The Spike or Victoria College Review October 1929
Free Discussion Club
Free Discussion Club.
At the first meeting since last "Spike" was printed, Mr. Miller read a paper to a big meeting on "A Case for Dogmatic Religion." He argued (1) against those who accept Christianity but reject creeds; that creeds were simply a fence to protect certain received facts, the fact of the Incarnation. It was not until philosophical Christians began to page 66 explain away the facts that the Church defined its doctrines. Between the extremes of Eastern absolutism and Western humanism it preserved the original faith in the Incarnate God. (2) Against those who say that they will not believe anything that they cannot prove, he argued that proof always rests on large assumptions. Many people thought that in the physical sciences you had proof exempt from this condition, but this he denied. Causality, the existence of the external world, the existence of "matter," were given as examples of scientific assumption. In the long run science and the Christian religion were in the same boat—depending for their existence on certain assumptions as to the rationality of things in general. This was followed by a lively discussion, in which Mr. Miller refused to be led into an argument on any particular dogma. The danger of making faith a virtue was brought up, but Mr. Miller denied that the Church had ever taught that.
The second discussion, on military training, was led by Mr. Miles, who gave his experiences as an officer training both Cadets and Territorials. He considered the present arrangements unsuitable, and that its results were not of much value. He was in favour of a short period in camp every year. Professor Hunter objected to the system of conscripting the able-bodied and leaving the weaklings at home to make war profits. In his opinion if we offered the last man and the last shilling we should allow the last man to take the last shilling. Most of the speakers were against any system of compulsory training.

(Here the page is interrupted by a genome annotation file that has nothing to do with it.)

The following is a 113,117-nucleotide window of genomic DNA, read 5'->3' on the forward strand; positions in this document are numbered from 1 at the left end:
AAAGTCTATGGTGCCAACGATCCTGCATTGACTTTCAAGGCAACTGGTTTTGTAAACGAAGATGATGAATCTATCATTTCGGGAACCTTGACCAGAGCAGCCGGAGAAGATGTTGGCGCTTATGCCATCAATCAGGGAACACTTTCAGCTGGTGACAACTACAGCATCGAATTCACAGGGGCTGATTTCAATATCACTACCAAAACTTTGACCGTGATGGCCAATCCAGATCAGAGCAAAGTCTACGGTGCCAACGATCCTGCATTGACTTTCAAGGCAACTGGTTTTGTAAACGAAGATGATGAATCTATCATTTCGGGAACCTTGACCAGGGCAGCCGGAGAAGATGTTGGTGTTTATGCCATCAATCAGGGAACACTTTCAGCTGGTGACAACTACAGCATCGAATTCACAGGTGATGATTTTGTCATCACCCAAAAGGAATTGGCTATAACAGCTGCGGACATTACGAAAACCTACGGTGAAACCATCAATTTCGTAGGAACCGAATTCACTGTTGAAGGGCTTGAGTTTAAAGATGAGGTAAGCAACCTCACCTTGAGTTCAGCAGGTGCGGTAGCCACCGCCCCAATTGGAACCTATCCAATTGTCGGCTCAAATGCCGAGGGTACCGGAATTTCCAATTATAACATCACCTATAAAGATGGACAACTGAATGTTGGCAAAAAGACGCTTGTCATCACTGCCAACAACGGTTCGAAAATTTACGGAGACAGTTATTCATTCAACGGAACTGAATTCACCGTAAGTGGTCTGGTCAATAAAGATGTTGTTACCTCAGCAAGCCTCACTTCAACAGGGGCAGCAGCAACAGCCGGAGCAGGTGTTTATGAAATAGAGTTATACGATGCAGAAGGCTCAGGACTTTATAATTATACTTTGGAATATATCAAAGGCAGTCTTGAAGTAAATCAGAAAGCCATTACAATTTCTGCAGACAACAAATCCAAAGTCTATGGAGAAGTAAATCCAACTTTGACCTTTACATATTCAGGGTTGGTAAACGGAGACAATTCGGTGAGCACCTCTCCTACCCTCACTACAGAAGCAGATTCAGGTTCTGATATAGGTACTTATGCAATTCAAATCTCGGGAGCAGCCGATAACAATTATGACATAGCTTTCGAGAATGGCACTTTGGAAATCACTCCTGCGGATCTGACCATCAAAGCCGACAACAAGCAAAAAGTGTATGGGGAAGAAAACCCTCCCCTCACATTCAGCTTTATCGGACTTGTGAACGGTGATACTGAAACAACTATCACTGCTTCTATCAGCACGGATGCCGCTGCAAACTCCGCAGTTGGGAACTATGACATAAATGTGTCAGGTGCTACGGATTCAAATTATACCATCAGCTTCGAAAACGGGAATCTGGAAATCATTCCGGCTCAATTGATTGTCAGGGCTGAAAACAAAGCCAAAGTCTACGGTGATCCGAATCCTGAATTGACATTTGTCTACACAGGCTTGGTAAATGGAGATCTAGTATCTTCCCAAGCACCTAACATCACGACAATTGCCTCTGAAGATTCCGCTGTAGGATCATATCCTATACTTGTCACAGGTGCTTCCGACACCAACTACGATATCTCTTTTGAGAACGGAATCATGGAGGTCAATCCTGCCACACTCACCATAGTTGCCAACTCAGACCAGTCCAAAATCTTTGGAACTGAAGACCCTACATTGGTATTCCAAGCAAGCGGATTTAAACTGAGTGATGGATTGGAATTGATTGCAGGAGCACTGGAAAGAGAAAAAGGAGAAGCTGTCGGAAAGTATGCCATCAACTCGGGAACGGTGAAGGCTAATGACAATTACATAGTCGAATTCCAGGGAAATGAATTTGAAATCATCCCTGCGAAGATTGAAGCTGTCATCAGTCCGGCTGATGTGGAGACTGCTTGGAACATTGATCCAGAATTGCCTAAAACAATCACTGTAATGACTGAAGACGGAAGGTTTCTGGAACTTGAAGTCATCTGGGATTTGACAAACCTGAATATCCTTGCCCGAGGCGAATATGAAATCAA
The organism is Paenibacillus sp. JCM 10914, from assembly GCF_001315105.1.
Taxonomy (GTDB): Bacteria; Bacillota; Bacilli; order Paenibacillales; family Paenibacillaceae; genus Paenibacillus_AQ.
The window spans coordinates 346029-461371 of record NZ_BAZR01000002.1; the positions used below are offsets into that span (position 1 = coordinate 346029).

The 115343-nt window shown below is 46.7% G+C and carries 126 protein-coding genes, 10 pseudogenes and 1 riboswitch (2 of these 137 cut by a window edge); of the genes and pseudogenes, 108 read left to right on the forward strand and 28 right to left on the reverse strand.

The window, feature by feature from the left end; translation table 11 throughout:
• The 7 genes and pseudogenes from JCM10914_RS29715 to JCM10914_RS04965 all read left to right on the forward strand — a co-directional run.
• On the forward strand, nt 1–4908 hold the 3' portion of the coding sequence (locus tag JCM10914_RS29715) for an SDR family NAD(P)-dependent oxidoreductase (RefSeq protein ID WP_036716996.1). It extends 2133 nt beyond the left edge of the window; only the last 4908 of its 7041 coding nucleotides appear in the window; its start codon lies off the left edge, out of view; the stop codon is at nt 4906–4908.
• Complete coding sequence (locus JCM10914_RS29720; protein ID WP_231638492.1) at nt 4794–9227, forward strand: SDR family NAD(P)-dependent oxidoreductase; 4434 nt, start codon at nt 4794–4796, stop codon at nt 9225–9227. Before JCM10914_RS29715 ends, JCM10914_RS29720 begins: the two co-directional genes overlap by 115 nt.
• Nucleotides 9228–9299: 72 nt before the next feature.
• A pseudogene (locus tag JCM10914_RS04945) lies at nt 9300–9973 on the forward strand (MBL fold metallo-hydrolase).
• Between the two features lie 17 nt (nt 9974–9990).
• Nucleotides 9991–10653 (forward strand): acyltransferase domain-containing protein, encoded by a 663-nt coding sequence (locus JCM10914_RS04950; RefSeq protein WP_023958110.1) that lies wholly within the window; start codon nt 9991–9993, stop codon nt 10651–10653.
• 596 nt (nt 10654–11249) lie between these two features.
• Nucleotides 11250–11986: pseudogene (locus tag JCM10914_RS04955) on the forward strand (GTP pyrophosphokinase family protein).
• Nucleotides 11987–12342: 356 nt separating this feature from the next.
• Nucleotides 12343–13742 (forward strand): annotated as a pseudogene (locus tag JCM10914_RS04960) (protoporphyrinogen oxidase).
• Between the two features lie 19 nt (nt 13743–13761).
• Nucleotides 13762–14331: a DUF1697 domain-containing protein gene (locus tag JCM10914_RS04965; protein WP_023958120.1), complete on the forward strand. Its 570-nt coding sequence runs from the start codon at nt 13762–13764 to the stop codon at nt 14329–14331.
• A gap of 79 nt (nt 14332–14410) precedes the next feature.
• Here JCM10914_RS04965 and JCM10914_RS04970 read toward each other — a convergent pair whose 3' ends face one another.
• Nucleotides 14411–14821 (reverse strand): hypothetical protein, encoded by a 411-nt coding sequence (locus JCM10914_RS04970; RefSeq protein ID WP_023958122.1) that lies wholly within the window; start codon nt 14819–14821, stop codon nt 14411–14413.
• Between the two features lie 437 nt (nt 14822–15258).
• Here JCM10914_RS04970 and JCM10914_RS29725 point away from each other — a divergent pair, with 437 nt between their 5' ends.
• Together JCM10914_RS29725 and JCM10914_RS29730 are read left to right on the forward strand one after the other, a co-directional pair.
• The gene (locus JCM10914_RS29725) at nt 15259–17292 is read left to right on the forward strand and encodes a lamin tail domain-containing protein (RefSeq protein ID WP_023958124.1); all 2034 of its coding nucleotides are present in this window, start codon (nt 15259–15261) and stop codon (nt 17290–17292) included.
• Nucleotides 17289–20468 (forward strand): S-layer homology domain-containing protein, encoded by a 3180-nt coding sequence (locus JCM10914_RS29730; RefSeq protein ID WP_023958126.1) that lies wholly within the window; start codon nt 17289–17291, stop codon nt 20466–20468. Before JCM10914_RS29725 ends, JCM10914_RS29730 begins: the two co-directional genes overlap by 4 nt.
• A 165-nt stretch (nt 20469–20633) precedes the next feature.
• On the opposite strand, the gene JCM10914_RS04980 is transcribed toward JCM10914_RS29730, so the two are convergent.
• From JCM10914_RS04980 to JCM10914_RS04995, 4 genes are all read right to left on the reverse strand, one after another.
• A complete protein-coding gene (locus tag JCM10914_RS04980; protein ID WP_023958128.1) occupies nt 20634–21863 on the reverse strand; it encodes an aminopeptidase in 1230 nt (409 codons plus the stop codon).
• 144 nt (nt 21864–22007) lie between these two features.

On 13th September Dr. Pettit addressed a packed room on "Genesis and Science." He made a very ingenious attempt to work in the first book of Genesis with modern' science by taking the days as geological periods. He considered that Man and the different species of animals were all specially created. In answer to a question he considered the first book to deal with the Creation and the second account to be dealing with Man, and hence it was not in chronological order. He considered the Bible as verbally inspired, but the translations were not. Professor Hunter brought up the problem of the "round earth standing fixed," but this, with a number of other questions, was unanswered when the meeting closed at 10.30.
On September 20, Mr. R. Griffin spoke on his experiences during three months he spent in Soviet Russia. He spoke of the factories and conditions of work, of creches with trained nurses, and of free theatre tickets for the workers. The officers of the Red Army were not people apart from the privates, but were only distinguished from them by a small badge on the collar. He told of a prison in which the inmates had self-government. The description of self-government in the factories and trial by one's fellow workers was too much for one of the audience, who did not see that our own jury system was based on it. A heated discussion followed, particularly upon the Russian debts.